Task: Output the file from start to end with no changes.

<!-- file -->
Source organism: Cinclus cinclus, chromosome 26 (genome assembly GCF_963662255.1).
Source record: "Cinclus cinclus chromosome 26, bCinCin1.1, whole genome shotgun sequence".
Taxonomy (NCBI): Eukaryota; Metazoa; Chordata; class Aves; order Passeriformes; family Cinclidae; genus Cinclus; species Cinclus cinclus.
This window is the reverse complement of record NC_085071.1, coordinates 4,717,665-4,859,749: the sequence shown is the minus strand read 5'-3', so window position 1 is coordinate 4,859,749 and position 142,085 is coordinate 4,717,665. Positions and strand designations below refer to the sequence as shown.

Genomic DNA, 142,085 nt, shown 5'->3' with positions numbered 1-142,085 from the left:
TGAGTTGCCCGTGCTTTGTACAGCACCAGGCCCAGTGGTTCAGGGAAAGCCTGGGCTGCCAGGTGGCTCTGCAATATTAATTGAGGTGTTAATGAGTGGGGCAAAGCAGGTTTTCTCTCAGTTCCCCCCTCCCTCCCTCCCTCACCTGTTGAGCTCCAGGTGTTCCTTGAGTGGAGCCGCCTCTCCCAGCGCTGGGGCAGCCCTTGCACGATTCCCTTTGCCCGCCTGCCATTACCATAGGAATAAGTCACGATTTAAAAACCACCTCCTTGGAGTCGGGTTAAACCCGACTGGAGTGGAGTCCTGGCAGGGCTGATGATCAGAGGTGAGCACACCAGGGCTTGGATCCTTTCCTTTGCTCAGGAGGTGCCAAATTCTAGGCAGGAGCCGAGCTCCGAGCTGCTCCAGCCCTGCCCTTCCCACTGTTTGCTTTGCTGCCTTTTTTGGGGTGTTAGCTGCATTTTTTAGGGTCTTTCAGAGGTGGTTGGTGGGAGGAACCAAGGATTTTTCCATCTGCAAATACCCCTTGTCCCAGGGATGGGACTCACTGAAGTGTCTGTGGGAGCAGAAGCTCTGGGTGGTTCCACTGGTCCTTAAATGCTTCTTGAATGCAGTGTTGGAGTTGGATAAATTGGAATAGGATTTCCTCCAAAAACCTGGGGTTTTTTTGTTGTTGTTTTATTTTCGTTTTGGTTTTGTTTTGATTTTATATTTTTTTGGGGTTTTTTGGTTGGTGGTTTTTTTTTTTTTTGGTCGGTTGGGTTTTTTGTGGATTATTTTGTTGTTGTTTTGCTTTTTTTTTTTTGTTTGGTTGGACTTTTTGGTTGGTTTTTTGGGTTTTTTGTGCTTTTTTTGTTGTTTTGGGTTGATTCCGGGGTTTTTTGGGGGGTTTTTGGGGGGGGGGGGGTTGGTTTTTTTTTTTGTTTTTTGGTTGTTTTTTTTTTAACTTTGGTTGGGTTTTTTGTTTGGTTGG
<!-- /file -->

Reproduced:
Source organism: Cinclus cinclus, chromosome 26 (genome assembly GCF_963662255.1).
Source record: "Cinclus cinclus chromosome 26, bCinCin1.1, whole genome shotgun sequence".
Taxonomy (NCBI): Eukaryota; Metazoa; Chordata; class Aves; order Passeriformes; family Cinclidae; genus Cinclus; species Cinclus cinclus.
This window is the reverse complement of record NC_085071.1, coordinates 4,717,665-4,859,749: the sequence shown is the minus strand read 5'-3', so window position 1 is coordinate 4,859,749 and position 142,085 is coordinate 4,717,665. Positions and strand designations below refer to the sequence as shown.

Genomic DNA, 142,085 nt, shown 5'->3' with positions numbered 1-142,085 from the left:
TGAGTTGCCCGTGCTTTGTACAGCACCAGGCCCAGTGGTTCAGGGAAAGCCTGGGCTGCCAGGTGGCTCTGCAATATTAATTGAGGTGTTAATGAGTGGGGCAAAGCAGGTTTTCTCTCAGTTCCCCCCTCCCTCCCTCCCTCACCTGTTGAGCTCCAGGTGTTCCTTGAGTGGAGCCGCCTCTCCCAGCGCTGGGGCAGCCCTTGCACGATTCCCTTTGCCCGCCTGCCATTACCATAGGAATAAGTCACGATTTAAAAACCACCTCCTTGGAGTCGGGTTAAACCCGACTGGAGTGGAGTCCTGGCAGGGCTGATGATCAGAGGTGAGCACACCAGGGCTTGGATCCTTTCCTTTGCTCAGGAGGTGCCAAATTCTAGGCAGGAGCCGAGCTCCGAGCTGCTCCAGCCCTGCCCTTCCCACTGTTTGCTTTGCTGCCTTTTTTGGGGTGTTAGCTGCATTTTTTAGGGTCTTTCAGAGGTGGTTGGTGGGAGGAACCAAGGATTTTTCCATCTGCAAATACCCCTTGTCCCAGGGATGGGACTCACTGAAGTGTCTGTGGGAGCAGAAGCTCTGGGTGGTTCCACTGGTCCTTAAATGCTTCTTGAATGCAGTGTTGGAGTTGGATAAATTGGAATAGGATTTCCTCCAAAAACCTGGGGTTTTTTTGTTGTTGTTTTATTTTCGTTTTGGTTTTGTTTTGATTTTATATTTTTTTGGGGTTTTTTGGTTGGTGGTTTTTTTTTTTTTTGGTCGGTTGGGTTTTTTGTGGATTATTTTGTTGTTGTTTTGCTTTTTTTTTTTTGTTTGGTTGGACTTTTTGGTTGGTTTTTTGGGTTTTTTGTGCTTTTTTTGTTGTTTTGGGTTGATTCCGGGGTTTTTTGGGGGGTTTTTGGGGGGGGGGGGGTTGGTTTTTTTTTTTGTTTTTTGGTTGTTTTTTTTTTAACTTTGGTTGGGTTTTTTGTTTGGTTGG